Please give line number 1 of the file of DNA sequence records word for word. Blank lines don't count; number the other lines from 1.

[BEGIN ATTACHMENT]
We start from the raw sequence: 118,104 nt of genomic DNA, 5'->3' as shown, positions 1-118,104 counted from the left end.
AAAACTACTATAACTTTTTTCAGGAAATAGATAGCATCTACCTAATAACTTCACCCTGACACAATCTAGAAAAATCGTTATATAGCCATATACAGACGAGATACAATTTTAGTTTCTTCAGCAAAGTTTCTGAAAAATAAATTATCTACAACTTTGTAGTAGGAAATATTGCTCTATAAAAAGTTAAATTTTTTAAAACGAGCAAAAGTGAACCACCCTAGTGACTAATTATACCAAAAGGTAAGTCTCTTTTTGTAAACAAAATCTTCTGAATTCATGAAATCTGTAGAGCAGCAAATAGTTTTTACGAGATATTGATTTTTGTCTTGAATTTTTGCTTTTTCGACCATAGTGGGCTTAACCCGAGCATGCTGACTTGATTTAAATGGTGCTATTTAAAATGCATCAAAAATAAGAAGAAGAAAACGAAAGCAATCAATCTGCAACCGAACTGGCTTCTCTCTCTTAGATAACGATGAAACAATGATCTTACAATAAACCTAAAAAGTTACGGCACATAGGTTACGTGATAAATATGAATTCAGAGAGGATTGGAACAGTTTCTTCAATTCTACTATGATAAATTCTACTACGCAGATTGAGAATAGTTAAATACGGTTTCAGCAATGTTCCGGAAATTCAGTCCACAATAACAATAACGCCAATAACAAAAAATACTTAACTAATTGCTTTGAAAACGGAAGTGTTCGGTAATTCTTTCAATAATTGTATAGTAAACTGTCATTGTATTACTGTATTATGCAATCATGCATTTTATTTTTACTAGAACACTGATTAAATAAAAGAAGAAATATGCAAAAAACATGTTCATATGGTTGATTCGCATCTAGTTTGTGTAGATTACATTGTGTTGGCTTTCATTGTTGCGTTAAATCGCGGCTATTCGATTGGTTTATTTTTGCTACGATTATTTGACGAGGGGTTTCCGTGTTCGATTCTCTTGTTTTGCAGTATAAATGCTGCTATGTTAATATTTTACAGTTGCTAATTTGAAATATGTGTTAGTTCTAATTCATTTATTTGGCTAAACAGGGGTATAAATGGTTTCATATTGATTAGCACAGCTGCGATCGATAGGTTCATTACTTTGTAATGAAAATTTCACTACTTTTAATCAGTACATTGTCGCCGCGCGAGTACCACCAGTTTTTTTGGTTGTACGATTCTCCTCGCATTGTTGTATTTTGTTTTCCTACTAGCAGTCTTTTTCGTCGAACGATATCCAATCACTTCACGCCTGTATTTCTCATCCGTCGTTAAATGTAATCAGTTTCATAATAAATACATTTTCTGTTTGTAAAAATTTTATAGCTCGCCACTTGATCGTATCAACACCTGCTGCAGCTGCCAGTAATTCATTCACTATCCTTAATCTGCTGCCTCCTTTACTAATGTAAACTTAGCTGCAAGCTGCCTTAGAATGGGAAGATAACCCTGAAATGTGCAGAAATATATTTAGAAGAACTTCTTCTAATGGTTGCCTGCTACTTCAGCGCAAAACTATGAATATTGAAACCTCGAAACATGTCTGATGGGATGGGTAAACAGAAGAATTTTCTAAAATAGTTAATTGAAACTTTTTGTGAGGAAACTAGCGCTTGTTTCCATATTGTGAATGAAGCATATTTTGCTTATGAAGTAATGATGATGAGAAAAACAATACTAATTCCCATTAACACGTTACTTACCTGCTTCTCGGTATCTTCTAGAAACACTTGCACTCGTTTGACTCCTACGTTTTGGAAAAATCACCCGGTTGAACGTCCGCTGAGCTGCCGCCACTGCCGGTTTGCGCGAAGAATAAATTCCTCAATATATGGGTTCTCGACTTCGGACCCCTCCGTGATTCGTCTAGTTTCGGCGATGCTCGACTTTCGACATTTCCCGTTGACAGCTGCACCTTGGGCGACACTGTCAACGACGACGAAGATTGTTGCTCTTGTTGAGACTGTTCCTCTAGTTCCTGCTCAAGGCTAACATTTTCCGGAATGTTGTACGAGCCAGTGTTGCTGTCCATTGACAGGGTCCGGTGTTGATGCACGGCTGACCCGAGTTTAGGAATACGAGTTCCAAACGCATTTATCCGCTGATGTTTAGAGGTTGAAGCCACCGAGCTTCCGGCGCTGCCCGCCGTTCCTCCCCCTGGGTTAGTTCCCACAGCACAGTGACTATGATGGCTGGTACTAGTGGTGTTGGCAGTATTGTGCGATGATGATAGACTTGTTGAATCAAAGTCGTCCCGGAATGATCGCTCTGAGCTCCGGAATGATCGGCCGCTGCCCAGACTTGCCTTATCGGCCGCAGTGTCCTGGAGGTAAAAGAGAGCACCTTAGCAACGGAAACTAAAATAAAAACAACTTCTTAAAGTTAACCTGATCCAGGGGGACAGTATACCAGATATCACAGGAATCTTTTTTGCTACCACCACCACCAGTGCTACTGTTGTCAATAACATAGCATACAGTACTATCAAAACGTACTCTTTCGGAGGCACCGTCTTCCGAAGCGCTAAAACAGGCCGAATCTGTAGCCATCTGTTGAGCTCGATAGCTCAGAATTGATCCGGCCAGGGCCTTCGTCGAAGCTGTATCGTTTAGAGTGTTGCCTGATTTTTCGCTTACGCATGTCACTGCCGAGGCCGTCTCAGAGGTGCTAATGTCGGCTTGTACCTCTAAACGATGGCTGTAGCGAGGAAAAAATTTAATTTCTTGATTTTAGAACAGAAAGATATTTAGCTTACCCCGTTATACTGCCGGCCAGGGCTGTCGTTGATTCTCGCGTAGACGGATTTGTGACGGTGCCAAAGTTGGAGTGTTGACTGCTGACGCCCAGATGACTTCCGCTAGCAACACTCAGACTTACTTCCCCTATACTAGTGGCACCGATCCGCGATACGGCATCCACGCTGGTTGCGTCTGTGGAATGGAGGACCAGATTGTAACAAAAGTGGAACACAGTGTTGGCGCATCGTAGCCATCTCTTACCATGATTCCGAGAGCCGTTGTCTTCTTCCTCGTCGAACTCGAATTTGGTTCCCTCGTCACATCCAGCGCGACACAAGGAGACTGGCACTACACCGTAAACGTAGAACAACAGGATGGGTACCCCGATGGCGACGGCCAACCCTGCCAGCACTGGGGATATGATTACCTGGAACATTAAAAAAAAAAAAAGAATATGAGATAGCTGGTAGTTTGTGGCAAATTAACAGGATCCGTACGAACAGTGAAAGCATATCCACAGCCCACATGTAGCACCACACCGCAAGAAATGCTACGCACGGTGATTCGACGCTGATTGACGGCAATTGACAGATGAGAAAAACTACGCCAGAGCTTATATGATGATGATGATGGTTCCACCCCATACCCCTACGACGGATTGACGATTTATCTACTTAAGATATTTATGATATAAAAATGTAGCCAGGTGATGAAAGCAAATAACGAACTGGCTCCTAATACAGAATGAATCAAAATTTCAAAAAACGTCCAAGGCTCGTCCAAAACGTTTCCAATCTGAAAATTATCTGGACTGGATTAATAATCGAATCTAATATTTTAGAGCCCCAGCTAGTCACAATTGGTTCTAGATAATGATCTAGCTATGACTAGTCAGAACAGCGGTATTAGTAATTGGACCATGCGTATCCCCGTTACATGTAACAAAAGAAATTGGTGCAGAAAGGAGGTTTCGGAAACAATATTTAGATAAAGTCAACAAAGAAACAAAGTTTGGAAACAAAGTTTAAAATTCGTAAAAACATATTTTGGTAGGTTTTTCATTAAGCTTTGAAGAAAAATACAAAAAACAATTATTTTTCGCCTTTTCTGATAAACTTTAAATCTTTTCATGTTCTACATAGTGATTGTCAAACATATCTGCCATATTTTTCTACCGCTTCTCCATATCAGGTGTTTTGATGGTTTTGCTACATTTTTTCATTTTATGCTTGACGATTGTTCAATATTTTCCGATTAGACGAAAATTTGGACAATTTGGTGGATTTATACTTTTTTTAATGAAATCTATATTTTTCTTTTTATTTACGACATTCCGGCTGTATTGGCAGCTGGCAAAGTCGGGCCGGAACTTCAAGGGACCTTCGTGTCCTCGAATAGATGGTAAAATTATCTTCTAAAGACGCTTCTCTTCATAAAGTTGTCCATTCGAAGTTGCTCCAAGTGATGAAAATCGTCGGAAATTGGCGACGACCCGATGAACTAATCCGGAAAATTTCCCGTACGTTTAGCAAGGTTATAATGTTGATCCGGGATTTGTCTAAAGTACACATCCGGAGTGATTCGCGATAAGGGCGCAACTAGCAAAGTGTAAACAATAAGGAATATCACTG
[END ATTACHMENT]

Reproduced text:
We start from the raw sequence: 118,104 nt of genomic DNA, 5'->3' as shown, positions 1-118,104 counted from the left end.